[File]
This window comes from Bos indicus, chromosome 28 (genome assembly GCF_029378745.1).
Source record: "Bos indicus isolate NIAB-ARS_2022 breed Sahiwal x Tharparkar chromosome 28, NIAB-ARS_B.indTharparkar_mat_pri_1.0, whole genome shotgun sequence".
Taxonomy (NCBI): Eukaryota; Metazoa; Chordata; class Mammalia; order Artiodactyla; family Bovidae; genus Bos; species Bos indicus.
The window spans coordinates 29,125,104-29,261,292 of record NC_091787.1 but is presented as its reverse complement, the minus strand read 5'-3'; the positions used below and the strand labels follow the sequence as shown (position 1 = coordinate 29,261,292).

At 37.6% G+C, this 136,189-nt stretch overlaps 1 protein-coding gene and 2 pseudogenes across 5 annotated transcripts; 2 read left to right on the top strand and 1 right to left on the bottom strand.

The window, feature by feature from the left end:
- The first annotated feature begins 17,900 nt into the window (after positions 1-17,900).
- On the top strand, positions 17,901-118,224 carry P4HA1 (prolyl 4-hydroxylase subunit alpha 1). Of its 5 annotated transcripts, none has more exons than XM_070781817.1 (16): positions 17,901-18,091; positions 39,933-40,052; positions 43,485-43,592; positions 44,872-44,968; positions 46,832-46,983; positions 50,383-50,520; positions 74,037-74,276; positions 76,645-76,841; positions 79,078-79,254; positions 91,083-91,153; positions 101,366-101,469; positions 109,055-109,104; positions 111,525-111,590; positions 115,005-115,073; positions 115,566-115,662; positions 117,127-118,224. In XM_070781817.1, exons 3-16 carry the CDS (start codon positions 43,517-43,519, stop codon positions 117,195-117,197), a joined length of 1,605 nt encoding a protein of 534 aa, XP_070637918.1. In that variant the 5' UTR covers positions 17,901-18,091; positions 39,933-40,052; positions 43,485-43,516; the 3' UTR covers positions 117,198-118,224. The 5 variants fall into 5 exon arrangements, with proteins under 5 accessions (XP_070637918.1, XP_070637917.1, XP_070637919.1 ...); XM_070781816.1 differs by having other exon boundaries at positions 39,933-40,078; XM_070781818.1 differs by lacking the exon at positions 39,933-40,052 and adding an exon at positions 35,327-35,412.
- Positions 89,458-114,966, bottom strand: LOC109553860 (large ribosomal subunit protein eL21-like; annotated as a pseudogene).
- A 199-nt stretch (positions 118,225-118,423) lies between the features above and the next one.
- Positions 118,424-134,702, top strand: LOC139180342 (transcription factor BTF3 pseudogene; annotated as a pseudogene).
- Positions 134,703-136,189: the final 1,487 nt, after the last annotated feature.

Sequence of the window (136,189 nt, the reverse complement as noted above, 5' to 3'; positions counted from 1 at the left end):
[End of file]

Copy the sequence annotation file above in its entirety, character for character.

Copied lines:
This window comes from Bos indicus, chromosome 28 (genome assembly GCF_029378745.1).
Source record: "Bos indicus isolate NIAB-ARS_2022 breed Sahiwal x Tharparkar chromosome 28, NIAB-ARS_B.indTharparkar_mat_pri_1.0, whole genome shotgun sequence".
Taxonomy (NCBI): Eukaryota; Metazoa; Chordata; class Mammalia; order Artiodactyla; family Bovidae; genus Bos; species Bos indicus.
The window spans coordinates 29,125,104-29,261,292 of record NC_091787.1 but is presented as its reverse complement, the minus strand read 5'-3'; the positions used below and the strand labels follow the sequence as shown (position 1 = coordinate 29,261,292).

At 37.6% G+C, this 136,189-nt stretch overlaps 1 protein-coding gene and 2 pseudogenes across 5 annotated transcripts; 2 read left to right on the top strand and 1 right to left on the bottom strand.

The window, feature by feature from the left end:
- The first annotated feature begins 17,900 nt into the window (after positions 1-17,900).
- On the top strand, positions 17,901-118,224 carry P4HA1 (prolyl 4-hydroxylase subunit alpha 1). Of its 5 annotated transcripts, none has more exons than XM_070781817.1 (16): positions 17,901-18,091; positions 39,933-40,052; positions 43,485-43,592; positions 44,872-44,968; positions 46,832-46,983; positions 50,383-50,520; positions 74,037-74,276; positions 76,645-76,841; positions 79,078-79,254; positions 91,083-91,153; positions 101,366-101,469; positions 109,055-109,104; positions 111,525-111,590; positions 115,005-115,073; positions 115,566-115,662; positions 117,127-118,224. In XM_070781817.1, exons 3-16 carry the CDS (start codon positions 43,517-43,519, stop codon positions 117,195-117,197), a joined length of 1,605 nt encoding a protein of 534 aa, XP_070637918.1. In that variant the 5' UTR covers positions 17,901-18,091; positions 39,933-40,052; positions 43,485-43,516; the 3' UTR covers positions 117,198-118,224. The 5 variants fall into 5 exon arrangements, with proteins under 5 accessions (XP_070637918.1, XP_070637917.1, XP_070637919.1 ...); XM_070781816.1 differs by having other exon boundaries at positions 39,933-40,078; XM_070781818.1 differs by lacking the exon at positions 39,933-40,052 and adding an exon at positions 35,327-35,412.
- Positions 89,458-114,966, bottom strand: LOC109553860 (large ribosomal subunit protein eL21-like; annotated as a pseudogene).
- A 199-nt stretch (positions 118,225-118,423) lies between the features above and the next one.
- Positions 118,424-134,702, top strand: LOC139180342 (transcription factor BTF3 pseudogene; annotated as a pseudogene).
- Positions 134,703-136,189: the final 1,487 nt, after the last annotated feature.

Sequence of the window (136,189 nt, the reverse complement as noted above, 5' to 3'; positions counted from 1 at the left end):